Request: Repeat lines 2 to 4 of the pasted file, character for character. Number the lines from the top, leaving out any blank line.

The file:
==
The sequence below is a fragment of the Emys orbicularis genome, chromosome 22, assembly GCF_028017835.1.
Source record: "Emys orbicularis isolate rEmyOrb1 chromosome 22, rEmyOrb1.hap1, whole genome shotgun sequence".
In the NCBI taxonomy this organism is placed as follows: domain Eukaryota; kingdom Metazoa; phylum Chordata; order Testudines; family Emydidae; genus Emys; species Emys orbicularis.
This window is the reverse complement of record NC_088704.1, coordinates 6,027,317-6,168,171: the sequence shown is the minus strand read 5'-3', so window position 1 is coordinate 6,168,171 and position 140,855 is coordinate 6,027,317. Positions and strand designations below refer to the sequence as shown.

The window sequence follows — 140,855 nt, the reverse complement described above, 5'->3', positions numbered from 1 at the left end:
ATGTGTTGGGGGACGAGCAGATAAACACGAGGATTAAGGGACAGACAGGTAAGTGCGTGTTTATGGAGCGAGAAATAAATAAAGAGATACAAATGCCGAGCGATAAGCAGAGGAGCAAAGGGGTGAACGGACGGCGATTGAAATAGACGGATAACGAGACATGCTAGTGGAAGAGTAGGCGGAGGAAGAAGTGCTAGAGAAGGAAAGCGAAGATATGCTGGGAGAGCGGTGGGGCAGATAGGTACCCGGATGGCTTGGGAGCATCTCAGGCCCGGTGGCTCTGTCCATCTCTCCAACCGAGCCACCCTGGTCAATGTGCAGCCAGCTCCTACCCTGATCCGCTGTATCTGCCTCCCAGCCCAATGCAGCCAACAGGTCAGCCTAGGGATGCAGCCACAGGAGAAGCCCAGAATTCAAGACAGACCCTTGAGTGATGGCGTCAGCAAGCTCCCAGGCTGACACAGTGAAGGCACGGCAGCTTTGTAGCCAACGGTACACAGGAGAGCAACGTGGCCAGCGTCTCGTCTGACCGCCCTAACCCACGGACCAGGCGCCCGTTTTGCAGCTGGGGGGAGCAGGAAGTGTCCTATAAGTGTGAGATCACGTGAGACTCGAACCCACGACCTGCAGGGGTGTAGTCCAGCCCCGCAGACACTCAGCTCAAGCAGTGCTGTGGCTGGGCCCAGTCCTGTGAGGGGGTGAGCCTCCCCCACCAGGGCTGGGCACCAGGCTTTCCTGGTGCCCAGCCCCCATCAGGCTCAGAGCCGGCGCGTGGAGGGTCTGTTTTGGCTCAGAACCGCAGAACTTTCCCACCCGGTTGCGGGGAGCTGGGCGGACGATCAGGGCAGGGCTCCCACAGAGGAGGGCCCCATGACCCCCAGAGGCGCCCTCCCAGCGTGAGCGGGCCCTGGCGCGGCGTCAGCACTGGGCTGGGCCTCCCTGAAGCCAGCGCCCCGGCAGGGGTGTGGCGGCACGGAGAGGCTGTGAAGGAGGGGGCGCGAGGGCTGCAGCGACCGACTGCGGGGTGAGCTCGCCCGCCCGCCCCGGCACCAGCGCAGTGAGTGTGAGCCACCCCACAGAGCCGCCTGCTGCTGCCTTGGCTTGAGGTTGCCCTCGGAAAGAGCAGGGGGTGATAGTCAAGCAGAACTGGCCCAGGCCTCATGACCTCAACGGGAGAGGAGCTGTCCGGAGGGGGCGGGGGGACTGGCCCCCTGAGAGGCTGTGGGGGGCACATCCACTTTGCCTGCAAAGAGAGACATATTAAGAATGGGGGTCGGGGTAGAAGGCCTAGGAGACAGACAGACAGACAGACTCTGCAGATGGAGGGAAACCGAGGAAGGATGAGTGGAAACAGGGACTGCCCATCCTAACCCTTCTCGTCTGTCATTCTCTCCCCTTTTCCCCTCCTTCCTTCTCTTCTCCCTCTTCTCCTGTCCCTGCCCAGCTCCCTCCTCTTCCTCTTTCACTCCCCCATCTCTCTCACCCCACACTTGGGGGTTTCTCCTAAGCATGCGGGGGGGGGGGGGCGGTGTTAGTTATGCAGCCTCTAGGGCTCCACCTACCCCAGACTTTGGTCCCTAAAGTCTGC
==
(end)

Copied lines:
Source record: "Emys orbicularis isolate rEmyOrb1 chromosome 22, rEmyOrb1.hap1, whole genome shotgun sequence".
In the NCBI taxonomy this organism is placed as follows: domain Eukaryota; kingdom Metazoa; phylum Chordata; order Testudines; family Emydidae; genus Emys; species Emys orbicularis.
This window is the reverse complement of record NC_088704.1, coordinates 6,027,317-6,168,171: the sequence shown is the minus strand read 5'-3', so window position 1 is coordinate 6,168,171 and position 140,855 is coordinate 6,027,317. Positions and strand designations below refer to the sequence as shown.